In Monroe’s defense, he’s been everything he was supposed to be, but the fit just hasn’t been good with the Bucks as they’ve seen Antetokounmpo flourish in his new role, Jabari Parker come alive as a young star in his own right and Khris Middleton prove he’s worth every dollar of that big contract he earned last summer. The team has its good, young core and as those young players evolve and NBA teams in general move away from the traditional big man, Monroe just doesn’t look like a good fit anymore.

From the All-Star break on, he averaged only 12.6 points and 7.8 rebounds, which is considerably below where he had been before February. His usage rate sunk like a stone too, showing that the future of this offense doesn’t come anywhere close to running through him. Since he’s currently employed there strictly for offense purposes, it’s worth considering whether he’s got a future as a Buck.

With so many teams flaunting massive cap space this summer and so few players actually worthy of that cap space, Milwaukee shouldn’t struggle too mightily to find a taker. It just depends what they hope to get back in return for a player who’s going to fit quite well somewhere else. If the asking price is reasonable, they could move on from an experiment that just has not worked.

Find a Defensive-Minded Center

And moving on would mean finding some guys to replace him in the frontcourt. Miles Plumlee and John Henson both have proven to be valuable guys at times, but the Bucks absolutely could use some help in diversifying the center position.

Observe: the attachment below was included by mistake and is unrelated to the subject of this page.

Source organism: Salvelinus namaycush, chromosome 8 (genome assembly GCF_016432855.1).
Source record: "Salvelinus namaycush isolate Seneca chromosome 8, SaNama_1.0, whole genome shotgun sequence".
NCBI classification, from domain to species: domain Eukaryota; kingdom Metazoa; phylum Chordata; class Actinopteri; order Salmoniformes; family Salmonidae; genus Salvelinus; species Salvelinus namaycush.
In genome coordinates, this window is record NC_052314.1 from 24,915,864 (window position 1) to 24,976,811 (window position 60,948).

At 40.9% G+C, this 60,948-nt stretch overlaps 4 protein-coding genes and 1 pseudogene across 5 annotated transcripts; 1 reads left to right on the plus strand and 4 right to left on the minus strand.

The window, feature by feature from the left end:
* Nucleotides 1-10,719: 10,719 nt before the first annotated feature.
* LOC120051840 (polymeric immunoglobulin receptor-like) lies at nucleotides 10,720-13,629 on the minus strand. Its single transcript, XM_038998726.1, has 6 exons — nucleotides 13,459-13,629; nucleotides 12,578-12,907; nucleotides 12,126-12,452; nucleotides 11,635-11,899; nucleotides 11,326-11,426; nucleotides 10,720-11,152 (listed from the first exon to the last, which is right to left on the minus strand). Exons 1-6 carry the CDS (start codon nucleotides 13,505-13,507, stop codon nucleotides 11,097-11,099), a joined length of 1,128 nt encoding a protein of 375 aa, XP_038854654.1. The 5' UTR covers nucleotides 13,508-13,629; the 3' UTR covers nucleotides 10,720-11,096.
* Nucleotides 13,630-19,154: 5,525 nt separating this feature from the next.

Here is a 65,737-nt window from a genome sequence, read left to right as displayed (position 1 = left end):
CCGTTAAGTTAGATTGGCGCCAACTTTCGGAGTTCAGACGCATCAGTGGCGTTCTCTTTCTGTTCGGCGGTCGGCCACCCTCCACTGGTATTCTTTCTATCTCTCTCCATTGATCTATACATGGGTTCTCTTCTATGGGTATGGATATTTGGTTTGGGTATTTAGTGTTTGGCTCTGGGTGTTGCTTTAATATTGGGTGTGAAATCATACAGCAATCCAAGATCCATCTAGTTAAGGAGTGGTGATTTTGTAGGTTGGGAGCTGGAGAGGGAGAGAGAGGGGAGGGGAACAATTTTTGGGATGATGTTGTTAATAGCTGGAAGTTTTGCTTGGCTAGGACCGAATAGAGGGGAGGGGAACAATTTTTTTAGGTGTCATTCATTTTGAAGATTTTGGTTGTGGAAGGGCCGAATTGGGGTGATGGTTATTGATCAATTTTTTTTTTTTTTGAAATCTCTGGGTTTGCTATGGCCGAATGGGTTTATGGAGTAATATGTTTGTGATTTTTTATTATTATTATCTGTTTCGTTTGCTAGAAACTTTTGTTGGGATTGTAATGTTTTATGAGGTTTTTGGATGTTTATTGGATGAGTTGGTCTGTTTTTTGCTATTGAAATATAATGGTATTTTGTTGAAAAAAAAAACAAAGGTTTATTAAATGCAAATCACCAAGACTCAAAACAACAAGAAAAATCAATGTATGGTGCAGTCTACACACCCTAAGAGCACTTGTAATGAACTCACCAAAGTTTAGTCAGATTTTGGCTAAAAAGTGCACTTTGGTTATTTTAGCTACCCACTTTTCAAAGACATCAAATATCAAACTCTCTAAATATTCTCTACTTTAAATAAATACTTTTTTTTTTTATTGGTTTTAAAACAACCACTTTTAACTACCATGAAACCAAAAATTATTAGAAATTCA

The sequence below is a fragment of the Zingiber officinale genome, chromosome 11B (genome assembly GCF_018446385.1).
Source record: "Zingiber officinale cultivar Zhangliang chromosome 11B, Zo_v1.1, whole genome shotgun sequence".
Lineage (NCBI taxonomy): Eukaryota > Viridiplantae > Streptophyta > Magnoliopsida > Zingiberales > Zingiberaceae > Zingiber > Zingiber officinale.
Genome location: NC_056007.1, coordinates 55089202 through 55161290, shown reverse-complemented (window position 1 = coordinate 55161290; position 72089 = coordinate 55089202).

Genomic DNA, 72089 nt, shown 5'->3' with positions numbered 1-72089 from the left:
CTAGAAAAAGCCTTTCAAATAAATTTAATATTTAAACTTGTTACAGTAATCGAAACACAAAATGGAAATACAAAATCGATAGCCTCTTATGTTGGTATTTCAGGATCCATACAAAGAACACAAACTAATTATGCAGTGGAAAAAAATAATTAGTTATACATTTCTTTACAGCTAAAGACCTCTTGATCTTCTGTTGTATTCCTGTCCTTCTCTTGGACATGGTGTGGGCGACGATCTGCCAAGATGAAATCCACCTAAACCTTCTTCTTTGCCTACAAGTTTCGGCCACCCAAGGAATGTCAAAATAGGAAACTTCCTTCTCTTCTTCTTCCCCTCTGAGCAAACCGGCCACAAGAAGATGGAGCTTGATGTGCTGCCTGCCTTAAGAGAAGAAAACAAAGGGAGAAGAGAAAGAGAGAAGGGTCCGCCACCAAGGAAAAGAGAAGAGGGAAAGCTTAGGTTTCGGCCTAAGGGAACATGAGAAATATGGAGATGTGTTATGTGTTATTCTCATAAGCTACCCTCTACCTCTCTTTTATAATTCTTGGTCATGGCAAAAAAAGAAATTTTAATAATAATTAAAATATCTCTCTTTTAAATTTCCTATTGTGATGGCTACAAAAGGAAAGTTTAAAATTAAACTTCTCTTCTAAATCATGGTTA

Marquette star Henry Ellenson falling to them in the draft would be a boon not only for ticket sales but for adding a big guy to the rotation who can do a lot of really nice things. He’s a bruiser in the traditional sense, but has more range than is typical for a guy his size and despite all of his talent on that end of the floor, he’s not necessarily known for his defensive acumen.

Still, the Bucks could draft him to play at the four off the bench and then invest some decent money in a real starting center. That money will be there whether or not the team trades Monroe, and there are plenty of defensive-minded centers available in free agency at various price points. Timofey Mozgov would be a great fit at a fairly reasonable price, for example, as would Bismack Biyombo. Roy Hibbert has been largely disappointing the last two or three seasons but is huge, skilled and probably inexpensive.  There’s also Joakim Noah or Dwight Howard if the team wants to spend big money at that position.

Whoever they end up chasing, it’s a fair bet that a good chunk of their free agency cash goes to that frontcourt. They’ll also need to add a point guard and some three-point shooting, but that should get them most of the way to being on the right track.